In appearances before the Trusteeship Council, Delmas H. Nucker, High Commissioner of the Trust Territory, defends the present location of the headquarters on grounds of efficiency and with the argument that the Micronesians themselves should determine the permanent site when they had achieved sufficient political maturity. Prior American action, in his view, would be prejudicial and possibly wasteful. In addition, he claims that Guam's facilities could not be duplicated in the Trust Territory without inordinate expense. Those who criticize the present site maintain that if the headquarters were within the Trust Territory it would help to stimulate political cohesion. They also argue that the physical equipment for government is an important heritage of colonial rule, and while they agree that the Micronesians should be consulted, they feel that the location of a capital is always the result of a number of arbitrary factors. Underneath is an unstated question about the long-term effects of the Territory's tie with Guam.

Discussions of political advancement in the Pacific Islands bring into the open questions concerning our ultimate plans for the Territory. The original draft of the Trusteeship Agreement which the United States submitted for the Security Council's approval in 1947 listed "self-government" as the goal. At the Soviet Union's suggestion, this was amended to read "self-government" or "independence." Since then there have been doubts that the United States fully accepted the spirit of this change. At the last session of the Trusteeship Council the question arose in connection with this sentence in our annual report: "The policy of the Department of the Interior is to encourage the political advancement of the people of the Trust Territory toward a goal of self-government." Our explanation that the omission of "independence" was an oversight did not still the questioning.

Official American policy, as expressed by Mr. Nucker, is that the Micronesians must first attain self-government; then they will be in a position to determine whether or not they desire independence. The road to self-government, he feels, starts at the local level, and this is where American efforts have been concentrated. Rapid progress has recently been made in chartering municipalities--a term used to cover local governments for various geographical areas. Legislative bodies with restricted powers have been established at the District level, and an Inter-District Advisory Committee to the High Commissioner has been in existence since 1957. Some Micronesians have attained responsible positions in the administrative hierarchy. Mr. Nucker recently testified before the Trusteeship Council that it would be five years before an elected territorial legislature could be established and at least another five before the Territory would be fully capable of managing its own affairs.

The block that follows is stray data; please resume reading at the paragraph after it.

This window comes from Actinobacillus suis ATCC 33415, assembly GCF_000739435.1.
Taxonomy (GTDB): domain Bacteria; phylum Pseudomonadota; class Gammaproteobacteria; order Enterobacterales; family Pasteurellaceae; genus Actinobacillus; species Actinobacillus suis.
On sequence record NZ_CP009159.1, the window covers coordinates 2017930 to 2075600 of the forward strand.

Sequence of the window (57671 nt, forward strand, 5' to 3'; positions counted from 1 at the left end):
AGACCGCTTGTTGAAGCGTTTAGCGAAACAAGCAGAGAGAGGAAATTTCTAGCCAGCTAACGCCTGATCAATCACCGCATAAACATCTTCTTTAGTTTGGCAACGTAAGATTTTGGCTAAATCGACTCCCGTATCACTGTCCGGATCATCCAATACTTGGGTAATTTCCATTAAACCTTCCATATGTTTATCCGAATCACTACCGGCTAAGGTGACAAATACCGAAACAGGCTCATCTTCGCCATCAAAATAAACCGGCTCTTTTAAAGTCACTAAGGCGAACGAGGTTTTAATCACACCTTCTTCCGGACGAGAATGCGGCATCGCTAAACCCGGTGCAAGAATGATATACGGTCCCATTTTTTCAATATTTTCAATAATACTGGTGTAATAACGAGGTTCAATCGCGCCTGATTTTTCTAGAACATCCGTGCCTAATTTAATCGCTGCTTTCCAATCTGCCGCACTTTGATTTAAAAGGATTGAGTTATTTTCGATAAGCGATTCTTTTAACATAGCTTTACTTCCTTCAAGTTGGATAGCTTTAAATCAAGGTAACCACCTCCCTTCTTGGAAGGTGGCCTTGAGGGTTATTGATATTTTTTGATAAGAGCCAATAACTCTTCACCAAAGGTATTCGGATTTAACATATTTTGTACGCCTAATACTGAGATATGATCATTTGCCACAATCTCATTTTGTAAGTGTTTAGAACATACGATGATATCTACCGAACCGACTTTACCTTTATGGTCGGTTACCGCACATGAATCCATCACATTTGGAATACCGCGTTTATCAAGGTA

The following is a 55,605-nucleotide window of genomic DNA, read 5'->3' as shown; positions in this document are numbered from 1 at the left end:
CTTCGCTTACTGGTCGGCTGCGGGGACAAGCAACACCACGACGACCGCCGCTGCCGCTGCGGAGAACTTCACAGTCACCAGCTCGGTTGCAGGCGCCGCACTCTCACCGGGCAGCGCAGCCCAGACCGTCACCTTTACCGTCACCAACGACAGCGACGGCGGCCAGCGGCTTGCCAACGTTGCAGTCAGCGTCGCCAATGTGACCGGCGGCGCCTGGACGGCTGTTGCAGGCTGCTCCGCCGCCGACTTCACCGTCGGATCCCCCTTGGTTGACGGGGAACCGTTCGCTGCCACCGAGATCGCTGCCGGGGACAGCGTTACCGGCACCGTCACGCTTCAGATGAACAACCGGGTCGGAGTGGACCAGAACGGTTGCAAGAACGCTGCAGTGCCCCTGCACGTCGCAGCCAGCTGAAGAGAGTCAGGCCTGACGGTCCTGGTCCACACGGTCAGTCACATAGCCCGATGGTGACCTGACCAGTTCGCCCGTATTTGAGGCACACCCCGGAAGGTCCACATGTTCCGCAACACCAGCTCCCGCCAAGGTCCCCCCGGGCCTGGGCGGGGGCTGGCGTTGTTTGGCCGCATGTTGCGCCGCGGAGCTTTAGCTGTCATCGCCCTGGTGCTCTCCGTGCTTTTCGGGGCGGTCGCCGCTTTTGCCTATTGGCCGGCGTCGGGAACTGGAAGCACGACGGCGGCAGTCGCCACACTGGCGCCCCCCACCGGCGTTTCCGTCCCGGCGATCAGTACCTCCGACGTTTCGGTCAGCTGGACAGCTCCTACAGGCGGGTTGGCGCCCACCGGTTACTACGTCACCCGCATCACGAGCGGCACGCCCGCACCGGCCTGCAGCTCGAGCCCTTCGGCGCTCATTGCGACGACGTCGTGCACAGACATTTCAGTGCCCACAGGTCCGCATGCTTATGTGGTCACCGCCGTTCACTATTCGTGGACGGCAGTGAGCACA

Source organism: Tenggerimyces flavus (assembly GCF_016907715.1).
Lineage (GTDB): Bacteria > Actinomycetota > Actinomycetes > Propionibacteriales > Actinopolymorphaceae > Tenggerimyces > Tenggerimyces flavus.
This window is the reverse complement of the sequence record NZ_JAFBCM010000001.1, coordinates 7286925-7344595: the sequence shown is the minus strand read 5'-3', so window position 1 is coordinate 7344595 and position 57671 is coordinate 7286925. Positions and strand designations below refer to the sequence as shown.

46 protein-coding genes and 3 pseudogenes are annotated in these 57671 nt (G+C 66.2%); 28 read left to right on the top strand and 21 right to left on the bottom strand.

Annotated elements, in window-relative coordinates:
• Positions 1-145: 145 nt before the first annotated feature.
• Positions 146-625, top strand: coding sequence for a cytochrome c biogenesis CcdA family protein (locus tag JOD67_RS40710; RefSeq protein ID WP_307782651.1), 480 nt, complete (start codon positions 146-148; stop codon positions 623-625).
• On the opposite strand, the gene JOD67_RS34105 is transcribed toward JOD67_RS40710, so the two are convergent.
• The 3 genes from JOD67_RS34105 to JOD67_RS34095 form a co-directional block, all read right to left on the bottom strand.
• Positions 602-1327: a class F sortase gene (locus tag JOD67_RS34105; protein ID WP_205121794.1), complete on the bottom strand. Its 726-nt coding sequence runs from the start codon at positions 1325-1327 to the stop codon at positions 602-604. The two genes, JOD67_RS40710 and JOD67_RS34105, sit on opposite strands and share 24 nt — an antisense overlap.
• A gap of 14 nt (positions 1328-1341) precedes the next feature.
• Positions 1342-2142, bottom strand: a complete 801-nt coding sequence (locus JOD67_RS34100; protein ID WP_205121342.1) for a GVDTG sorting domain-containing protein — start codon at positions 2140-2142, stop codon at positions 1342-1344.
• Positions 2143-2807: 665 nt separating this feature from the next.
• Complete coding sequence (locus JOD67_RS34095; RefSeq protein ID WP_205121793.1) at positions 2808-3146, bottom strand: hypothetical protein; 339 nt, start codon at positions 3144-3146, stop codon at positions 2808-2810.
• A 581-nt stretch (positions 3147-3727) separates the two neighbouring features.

There is dissatisfaction in the United Nations with the pace of political advancement. During the Trusteeship Council's 1960 debates, the French delegate--who could hardly be called a rabid anti-colonialist, although with the independence of Togoland he had become the representative of a non-administering power--commented that "unfortunately in these territories political progress and evolution can be very slow and, I might even say, fragmentary." His comments could apply to our own political action (or lack thereof) as well as to developments in the Pacific Islands. Congress has not yet adopted an Organic Act establishing the framework and defining the powers of the Trust Territory Government and shows no signs that it will do so in the near future. At present these basic matters are covered by Executive Orders and the Code of the Trust Territory, which was promulgated by the High Commissioner in 1952. As early as 1947 an inter-departmental committee recommended that an Organic Act be adopted, and in 1954 we promised the United Nations that such legislation would be completed by mid-1960. The Trusteeship Council has recommended that greater efforts be made to stimulate political progress in the Pacific Islands and has urged the prompt adoption of an Organic Act.